A Few Interesting Craigslist Stats:

  •  Total number of local Craigslist sites – 700
  •  Number of countries that have a local Craigslist site – 70
  •  Number of Craigslist daily queries worldwide – 50,000,000
  •  Total percentage of all Craigslist revenue that comes from adult service ads – 33 %
  •  Number of new classified ads that are published on Craiglist every month – 40 million
  •  Number of used car ads viewed on Craigslist – 9.2 million
  •  Number of page views Craigslist gets every month – 20 billion
  •  Number of Americans who use Craigslist each year – 50 million
  •  Number of job listings posted to Craigslist each month – 1 million

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EDC Gun Review – Smith and Wesson .380 Bodyguard

bodyguardSome might call me a “Gun Nut”. I prefer the term “Firearm Aficionado!” But I thought I would combine my love of firearms with my love of writing and blogging. So to begin this endeavor, I decided I would start with a review of my old backup, off-duty, EDC pistol; the .380 Bodyguard by Smith and Wesson.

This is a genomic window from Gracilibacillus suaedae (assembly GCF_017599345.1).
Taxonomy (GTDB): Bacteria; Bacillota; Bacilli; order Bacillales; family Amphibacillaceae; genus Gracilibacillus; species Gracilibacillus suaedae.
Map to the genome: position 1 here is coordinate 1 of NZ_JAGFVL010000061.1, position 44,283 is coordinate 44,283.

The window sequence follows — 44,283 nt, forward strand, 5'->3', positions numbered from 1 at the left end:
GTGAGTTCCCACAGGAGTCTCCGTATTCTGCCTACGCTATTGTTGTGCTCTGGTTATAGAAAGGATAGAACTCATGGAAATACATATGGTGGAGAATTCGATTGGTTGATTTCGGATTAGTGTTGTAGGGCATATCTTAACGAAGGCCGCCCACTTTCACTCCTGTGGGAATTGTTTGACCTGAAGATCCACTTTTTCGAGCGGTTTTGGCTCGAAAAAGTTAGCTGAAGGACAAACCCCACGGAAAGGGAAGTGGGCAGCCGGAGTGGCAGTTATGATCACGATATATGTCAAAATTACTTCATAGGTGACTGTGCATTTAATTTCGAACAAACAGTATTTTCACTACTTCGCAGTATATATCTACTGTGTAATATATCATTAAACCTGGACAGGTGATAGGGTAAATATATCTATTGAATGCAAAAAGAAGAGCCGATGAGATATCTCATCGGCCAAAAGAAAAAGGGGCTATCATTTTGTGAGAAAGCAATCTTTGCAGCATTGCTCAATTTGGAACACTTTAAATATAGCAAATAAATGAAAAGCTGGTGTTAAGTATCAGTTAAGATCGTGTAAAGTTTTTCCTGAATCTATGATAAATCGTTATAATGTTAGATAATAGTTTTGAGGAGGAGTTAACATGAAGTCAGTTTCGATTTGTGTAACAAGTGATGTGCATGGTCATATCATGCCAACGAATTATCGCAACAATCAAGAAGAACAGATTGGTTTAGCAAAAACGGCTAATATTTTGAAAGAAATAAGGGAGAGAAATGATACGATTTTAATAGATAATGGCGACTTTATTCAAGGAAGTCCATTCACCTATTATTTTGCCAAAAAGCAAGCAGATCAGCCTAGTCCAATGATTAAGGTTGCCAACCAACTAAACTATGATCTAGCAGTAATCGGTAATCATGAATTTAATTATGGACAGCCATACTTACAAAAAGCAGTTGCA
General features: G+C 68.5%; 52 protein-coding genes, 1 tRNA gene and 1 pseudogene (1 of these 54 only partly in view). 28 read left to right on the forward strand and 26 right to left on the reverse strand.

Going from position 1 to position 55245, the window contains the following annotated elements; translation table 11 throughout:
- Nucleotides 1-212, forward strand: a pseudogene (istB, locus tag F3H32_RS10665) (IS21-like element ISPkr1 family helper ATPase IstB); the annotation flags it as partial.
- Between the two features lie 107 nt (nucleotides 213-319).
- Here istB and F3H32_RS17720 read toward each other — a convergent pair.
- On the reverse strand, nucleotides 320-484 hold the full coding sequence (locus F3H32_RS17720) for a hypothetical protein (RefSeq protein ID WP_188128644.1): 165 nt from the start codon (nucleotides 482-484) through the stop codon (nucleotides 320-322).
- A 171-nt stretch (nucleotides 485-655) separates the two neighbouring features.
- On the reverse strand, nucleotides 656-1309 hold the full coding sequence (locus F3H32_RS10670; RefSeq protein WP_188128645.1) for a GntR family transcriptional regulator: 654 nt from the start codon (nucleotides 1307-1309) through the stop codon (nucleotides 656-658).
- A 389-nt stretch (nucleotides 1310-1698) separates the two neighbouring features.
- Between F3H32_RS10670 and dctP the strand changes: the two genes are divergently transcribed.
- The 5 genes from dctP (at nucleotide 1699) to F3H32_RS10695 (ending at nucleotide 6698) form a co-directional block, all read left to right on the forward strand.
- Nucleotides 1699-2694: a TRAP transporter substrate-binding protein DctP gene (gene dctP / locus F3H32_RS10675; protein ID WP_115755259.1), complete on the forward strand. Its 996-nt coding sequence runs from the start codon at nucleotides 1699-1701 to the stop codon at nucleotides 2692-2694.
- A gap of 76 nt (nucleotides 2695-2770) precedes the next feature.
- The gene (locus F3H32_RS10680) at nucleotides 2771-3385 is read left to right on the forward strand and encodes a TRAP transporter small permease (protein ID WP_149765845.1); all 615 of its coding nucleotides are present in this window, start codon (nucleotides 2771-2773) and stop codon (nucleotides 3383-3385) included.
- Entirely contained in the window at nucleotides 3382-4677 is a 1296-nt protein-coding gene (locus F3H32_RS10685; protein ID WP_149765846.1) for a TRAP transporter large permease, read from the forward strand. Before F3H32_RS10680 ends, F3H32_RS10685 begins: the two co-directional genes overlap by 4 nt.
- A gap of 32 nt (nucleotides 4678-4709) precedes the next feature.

I purchased the Bodyguard wanting a backup pistol for my Glock 23 as well as something I could easily carry off-duty. I looked for something light weight and easily concealable. The S&W Bodyguard fit that bill. The fact that it had a built in laser sight by Insight was a bonus.

The laser is activated with a button on both sides of the gun frame. You hit the button for on, again for pulse, and a third time for off.

The Bodyguard is a hammer fired, double action semi-automatic pistol. The slide is stainless steel and coated in Melonite, while the lower frame is polymer. It came with a single, 6 round magazine with a flared bottom plate for better gripping ability.  (Gun has a 6 +1 capacity.)

The barrel on this gun is 2.75 inches, with the total length of the gun at 5.4’ and weighs about 12 oz.
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More Crime Prevention Tips from a Veteran Cop